Rare Minerals plus Q&A (2017)

This event was part of AND Festival 2017.

Rare Minerals uncovered varying forms of temporality brought about through an exploration of memory, data, space and geology. From the hidden concealment of network infrastructure in the underground to the abandoned minds of the Penwith Peninsula, these shorts looked at the political resonances of materials and places.

Jerusalem Pink, Dir. Maeve Brennan (2015) looks at the role of stone in Palestine in relation to her great-grandfather’s work on the architectural restoration of the Dome of the Rock (1917-37).

A Mountain That Opens Like a Door and Closes Like a Mountain, Dir. Felix Kalmenson (2017)  navigates a landscape of perforations. Falling into and emerging out of holes, the film collapses the long history of the Cornish and Welsh landscapes as sites of mourning and resistance and what it means to encounter these fragments as a visitor to its landscape and archives. The film blends original footage of abandoned mines and neolithic burial sites in the Penwith Peninsula with images and miners ballads from Philip Donnellan’s 1961 film The Big Hewer based on the radio play by Ewan MacColl and Peggy Seeger which bears witness to the lives and conditions of miners in the Northumberland, Durham, South Wales and East Midlands coalfields in the 1960s.

Project X, Dir’s. Laura Poitras and Henrik Moltke (2015) A top-secret handbook takes viewers on an undercover journey to Titanpointe, the site of a hidden partnership. Narrated by Rami Malek and Michelle Williams, and based on classified NSA documents, Project X reveals the inner workings of a windowless skyscraper in downtown Manhattan.

This film is the product of a joint reporting project between Field of Vision and The Intercept.

White Mountain, Dir. Emma Charles (UK) (2016)  is a 16mm docu-fiction film set primarily in the Pionen Data Center, a former Cold War-era civil defence bunker in Stockholm redesigned in 2008 by architect Albert France-Lanord as a data centre to house servers for clients, which at one point included Wikileaks and The Pirate Bay. Starting by surveying the rough topography of the surrounding Södermalm landscape, the film gradually pushes beneath the surface, illuminating the ordinarily concealed network infrastructure. As the camera idles on the florescent-lit server stacks, issues of privacy, surveillance and digital sovereignty inevitably emanate. Located 30 meters under the granite rocks of Vita Bergen Park in Stockholm, the hydrogen bomb proof subterranean hub has been constructed with direct references to science fiction films such as Silent Running (1972), and classic set design by British Production Designer, Ken Adam. Part Bond villain lair, part retro-futuristic spaceship, aquatic and lush greenery coexist alongside the flashing lights of the data storage systems. Playing on a science fiction aesthetic and with poetic narration written by Jussi Parikka, White Mountain uncovers varying forms of temporality brought about through an exploration of data, space and geology.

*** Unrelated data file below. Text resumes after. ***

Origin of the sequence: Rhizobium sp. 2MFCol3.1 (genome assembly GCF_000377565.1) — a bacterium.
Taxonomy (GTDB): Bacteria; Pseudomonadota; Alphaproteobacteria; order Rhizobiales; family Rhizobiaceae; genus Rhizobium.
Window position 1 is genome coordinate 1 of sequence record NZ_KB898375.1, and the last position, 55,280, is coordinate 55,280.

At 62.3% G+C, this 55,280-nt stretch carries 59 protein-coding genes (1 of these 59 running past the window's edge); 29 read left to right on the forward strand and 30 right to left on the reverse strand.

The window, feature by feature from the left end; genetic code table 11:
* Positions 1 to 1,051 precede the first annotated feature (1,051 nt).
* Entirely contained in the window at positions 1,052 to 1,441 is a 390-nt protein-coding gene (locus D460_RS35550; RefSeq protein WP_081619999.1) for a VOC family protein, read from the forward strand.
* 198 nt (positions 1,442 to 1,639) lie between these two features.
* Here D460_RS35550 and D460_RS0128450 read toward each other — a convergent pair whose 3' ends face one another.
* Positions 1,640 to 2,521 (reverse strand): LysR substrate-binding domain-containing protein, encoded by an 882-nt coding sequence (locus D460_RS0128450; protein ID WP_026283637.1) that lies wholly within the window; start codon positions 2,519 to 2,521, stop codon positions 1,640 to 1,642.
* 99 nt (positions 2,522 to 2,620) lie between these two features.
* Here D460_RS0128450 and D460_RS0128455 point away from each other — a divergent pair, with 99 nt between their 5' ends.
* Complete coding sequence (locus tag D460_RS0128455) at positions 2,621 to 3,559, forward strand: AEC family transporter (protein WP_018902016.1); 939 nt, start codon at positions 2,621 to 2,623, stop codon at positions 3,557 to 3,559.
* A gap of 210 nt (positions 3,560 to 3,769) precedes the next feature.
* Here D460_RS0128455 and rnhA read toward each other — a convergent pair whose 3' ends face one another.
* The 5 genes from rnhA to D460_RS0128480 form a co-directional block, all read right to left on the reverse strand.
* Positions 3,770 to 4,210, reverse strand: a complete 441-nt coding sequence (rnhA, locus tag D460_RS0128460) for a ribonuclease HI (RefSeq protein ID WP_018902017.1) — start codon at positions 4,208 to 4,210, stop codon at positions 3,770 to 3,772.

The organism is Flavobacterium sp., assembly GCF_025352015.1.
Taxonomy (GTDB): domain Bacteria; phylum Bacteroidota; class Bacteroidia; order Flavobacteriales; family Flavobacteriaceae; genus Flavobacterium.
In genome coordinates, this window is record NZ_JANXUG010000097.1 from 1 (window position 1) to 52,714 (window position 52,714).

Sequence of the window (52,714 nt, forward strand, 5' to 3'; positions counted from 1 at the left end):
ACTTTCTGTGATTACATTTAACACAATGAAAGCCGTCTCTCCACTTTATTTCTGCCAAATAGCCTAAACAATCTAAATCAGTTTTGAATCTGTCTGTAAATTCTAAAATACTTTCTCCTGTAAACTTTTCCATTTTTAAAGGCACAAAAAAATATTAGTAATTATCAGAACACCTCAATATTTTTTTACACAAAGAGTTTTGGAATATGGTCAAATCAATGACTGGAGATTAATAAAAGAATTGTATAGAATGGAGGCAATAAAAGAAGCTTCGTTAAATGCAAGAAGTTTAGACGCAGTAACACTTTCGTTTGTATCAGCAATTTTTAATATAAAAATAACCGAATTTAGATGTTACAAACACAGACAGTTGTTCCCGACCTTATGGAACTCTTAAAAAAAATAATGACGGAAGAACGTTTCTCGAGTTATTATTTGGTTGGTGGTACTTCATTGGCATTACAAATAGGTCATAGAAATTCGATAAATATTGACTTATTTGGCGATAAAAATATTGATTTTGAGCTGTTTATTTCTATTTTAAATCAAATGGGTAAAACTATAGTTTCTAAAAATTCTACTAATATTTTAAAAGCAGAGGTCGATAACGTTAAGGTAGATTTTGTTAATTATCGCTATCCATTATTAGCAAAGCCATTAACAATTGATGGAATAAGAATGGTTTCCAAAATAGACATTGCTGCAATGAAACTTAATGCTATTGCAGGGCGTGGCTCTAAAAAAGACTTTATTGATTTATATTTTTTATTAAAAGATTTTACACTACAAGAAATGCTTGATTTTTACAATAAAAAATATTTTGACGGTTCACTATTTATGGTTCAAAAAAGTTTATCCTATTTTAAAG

When Objects Dream, Dir. Emma Charles & Ben James (forthcoming)  After the screening of White Mountain, Emma Charles will talk about her forthcoming project with artist and gallerist Ben James. When Objects Dream, continues Charles’ investigation into making tangible our relationship with technology. The film follows the journey of technology from the mineral-rich earth to the city. The backdrop is the vast Kazakh landscape, and the traditional folklore stories of its inhabitants, as a framework within which to explore some of the material and immaterial interfaces that exist between technology and human experience.


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